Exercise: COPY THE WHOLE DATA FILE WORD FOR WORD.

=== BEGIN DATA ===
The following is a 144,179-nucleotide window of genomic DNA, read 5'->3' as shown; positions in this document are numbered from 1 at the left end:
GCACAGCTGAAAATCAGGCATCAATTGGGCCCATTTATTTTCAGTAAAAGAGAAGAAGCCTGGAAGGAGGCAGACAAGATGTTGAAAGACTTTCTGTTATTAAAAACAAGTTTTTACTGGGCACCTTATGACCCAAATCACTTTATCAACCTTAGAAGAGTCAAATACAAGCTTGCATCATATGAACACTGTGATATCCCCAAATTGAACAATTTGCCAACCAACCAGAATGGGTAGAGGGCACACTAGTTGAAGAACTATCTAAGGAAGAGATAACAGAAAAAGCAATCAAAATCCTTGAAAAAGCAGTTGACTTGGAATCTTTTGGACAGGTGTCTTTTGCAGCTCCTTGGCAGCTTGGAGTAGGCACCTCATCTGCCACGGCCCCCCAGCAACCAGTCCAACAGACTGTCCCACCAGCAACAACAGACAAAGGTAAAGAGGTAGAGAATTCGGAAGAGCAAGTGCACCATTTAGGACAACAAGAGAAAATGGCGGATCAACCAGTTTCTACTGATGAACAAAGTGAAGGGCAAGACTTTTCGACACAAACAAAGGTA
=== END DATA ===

The following is a 144,179-nucleotide window of genomic DNA, read 5'->3' as shown; positions in this document are numbered from 1 at the left end:
GCACAGCTGAAAATCAGGCATCAATTGGGCCCATTTATTTTCAGTAAAAGAGAAGAAGCCTGGAAGGAGGCAGACAAGATGTTGAAAGACTTTCTGTTATTAAAAACAAGTTTTTACTGGGCACCTTATGACCCAAATCACTTTATCAACCTTAGAAGAGTCAAATACAAGCTTGCATCATATGAACACTGTGATATCCCCAAATTGAACAATTTGCCAACCAACCAGAATGGGTAGAGGGCACACTAGTTGAAGAACTATCTAAGGAAGAGATAACAGAAAAAGCAATCAAAATCCTTGAAAAAGCAGTTGACTTGGAATCTTTTGGACAGGTGTCTTTTGCAGCTCCTTGGCAGCTTGGAGTAGGCACCTCATCTGCCACGGCCCCCCAGCAACCAGTCCAACAGACTGTCCCACCAGCAACAACAGACAAAGGTAAAGAGGTAGAGAATTCGGAAGAGCAAGTGCACCATTTAGGACAACAAGAGAAAATGGCGGATCAACCAGTTTCTACTGATGAACAAAGTGAAGGGCAAGACTTTTCGACACAAACAAAGGTA